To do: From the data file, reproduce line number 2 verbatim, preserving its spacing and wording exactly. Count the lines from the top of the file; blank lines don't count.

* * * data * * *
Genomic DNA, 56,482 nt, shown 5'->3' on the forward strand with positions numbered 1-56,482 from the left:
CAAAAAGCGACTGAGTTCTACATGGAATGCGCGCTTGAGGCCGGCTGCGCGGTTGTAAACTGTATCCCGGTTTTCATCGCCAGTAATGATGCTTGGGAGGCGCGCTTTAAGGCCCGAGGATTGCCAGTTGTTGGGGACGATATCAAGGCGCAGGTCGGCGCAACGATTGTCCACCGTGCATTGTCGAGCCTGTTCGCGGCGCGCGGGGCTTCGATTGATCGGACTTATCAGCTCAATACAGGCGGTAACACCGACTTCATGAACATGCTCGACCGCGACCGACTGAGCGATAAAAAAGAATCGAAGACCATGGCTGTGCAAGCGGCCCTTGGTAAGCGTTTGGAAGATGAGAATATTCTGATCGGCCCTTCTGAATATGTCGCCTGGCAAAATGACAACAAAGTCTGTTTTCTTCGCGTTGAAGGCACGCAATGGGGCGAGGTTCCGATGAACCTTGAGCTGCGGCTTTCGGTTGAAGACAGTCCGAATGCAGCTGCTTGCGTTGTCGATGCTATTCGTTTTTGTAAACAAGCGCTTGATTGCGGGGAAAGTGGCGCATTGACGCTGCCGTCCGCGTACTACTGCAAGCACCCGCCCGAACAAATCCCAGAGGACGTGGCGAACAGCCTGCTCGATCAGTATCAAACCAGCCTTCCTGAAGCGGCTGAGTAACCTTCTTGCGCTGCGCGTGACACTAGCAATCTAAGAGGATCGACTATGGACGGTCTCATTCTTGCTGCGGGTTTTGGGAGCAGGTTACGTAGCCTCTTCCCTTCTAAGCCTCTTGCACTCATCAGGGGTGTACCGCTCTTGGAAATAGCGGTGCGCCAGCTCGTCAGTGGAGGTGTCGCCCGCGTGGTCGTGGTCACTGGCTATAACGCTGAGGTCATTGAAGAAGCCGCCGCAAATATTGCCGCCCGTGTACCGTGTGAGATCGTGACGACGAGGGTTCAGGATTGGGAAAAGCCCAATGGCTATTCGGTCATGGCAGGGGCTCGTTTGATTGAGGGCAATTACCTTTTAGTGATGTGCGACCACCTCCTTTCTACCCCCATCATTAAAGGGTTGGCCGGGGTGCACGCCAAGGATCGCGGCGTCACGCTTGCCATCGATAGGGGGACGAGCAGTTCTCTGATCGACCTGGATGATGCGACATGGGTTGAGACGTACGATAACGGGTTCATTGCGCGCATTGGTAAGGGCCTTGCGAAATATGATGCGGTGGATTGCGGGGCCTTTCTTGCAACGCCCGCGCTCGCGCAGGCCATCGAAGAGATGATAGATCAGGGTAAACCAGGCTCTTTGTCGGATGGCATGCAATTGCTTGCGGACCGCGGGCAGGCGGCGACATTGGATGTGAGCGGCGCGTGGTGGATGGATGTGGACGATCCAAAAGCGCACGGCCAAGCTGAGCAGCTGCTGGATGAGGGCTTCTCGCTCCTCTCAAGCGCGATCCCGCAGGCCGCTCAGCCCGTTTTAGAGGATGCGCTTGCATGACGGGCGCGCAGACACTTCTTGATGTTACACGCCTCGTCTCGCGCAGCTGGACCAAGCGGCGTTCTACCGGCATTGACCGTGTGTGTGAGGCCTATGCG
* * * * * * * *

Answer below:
CAAAAAGCGACTGAGTTCTACATGGAATGCGCGCTTGAGGCCGGCTGCGCGGTTGTAAACTGTATCCCGGTTTTCATCGCCAGTAATGATGCTTGGGAGGCGCGCTTTAAGGCCCGAGGATTGCCAGTTGTTGGGGACGATATCAAGGCGCAGGTCGGCGCAACGATTGTCCACCGTGCATTGTCGAGCCTGTTCGCGGCGCGCGGGGCTTCGATTGATCGGACTTATCAGCTCAATACAGGCGGTAACACCGACTTCATGAACATGCTCGACCGCGACCGACTGAGCGATAAAAAAGAATCGAAGACCATGGCTGTGCAAGCGGCCCTTGGTAAGCGTTTGGAAGATGAGAATATTCTGATCGGCCCTTCTGAATATGTCGCCTGGCAAAATGACAACAAAGTCTGTTTTCTTCGCGTTGAAGGCACGCAATGGGGCGAGGTTCCGATGAACCTTGAGCTGCGGCTTTCGGTTGAAGACAGTCCGAATGCAGCTGCTTGCGTTGTCGATGCTATTCGTTTTTGTAAACAAGCGCTTGATTGCGGGGAAAGTGGCGCATTGACGCTGCCGTCCGCGTACTACTGCAAGCACCCGCCCGAACAAATCCCAGAGGACGTGGCGAACAGCCTGCTCGATCAGTATCAAACCAGCCTTCCTGAAGCGGCTGAGTAACCTTCTTGCGCTGCGCGTGACACTAGCAATCTAAGAGGATCGACTATGGACGGTCTCATTCTTGCTGCGGGTTTTGGGAGCAGGTTACGTAGCCTCTTCCCTTCTAAGCCTCTTGCACTCATCAGGGGTGTACCGCTCTTGGAAATAGCGGTGCGCCAGCTCGTCAGTGGAGGTGTCGCCCGCGTGGTCGTGGTCACTGGCTATAACGCTGAGGTCATTGAAGAAGCCGCCGCAAATATTGCCGCCCGTGTACCGTGTGAGATCGTGACGACGAGGGTTCAGGATTGGGAAAAGCCCAATGGCTATTCGGTCATGGCAGGGGCTCGTTTGATTGAGGGCAATTACCTTTTAGTGATGTGCGACCACCTCCTTTCTACCCCCATCATTAAAGGGTTGGCCGGGGTGCACGCCAAGGATCGCGGCGTCACGCTTGCCATCGATAGGGGGACGAGCAGTTCTCTGATCGACCTGGATGATGCGACATGGGTTGAGACGTACGATAACGGGTTCATTGCGCGCATTGGTAAGGGCCTTGCGAAATATGATGCGGTGGATTGCGGGGCCTTTCTTGCAACGCCCGCGCTCGCGCAGGCCATCGAAGAGATGATAGATCAGGGTAAACCAGGCTCTTTGTCGGATGGCATGCAATTGCTTGCGGACCGCGGGCAGGCGGCGACATTGGATGTGAGCGGCGCGTGGTGGATGGATGTGGACGATCCAAAAGCGCACGGCCAAGCTGAGCAGCTGCTGGATGAGGGCTTCTCGCTCCTCTCAAGCGCGATCCCGCAGGCCGCTCAGCCCGTTTTAGAGGATGCGCTTGCATGACGGGCGCGCAGACACTTCTTGATGTTACACGCCTCGTCTCGCGCAGCTGGACCAAGCGGCGTTCTACCGGCATTGACCGTGTGTGTGAGGCCTATGCG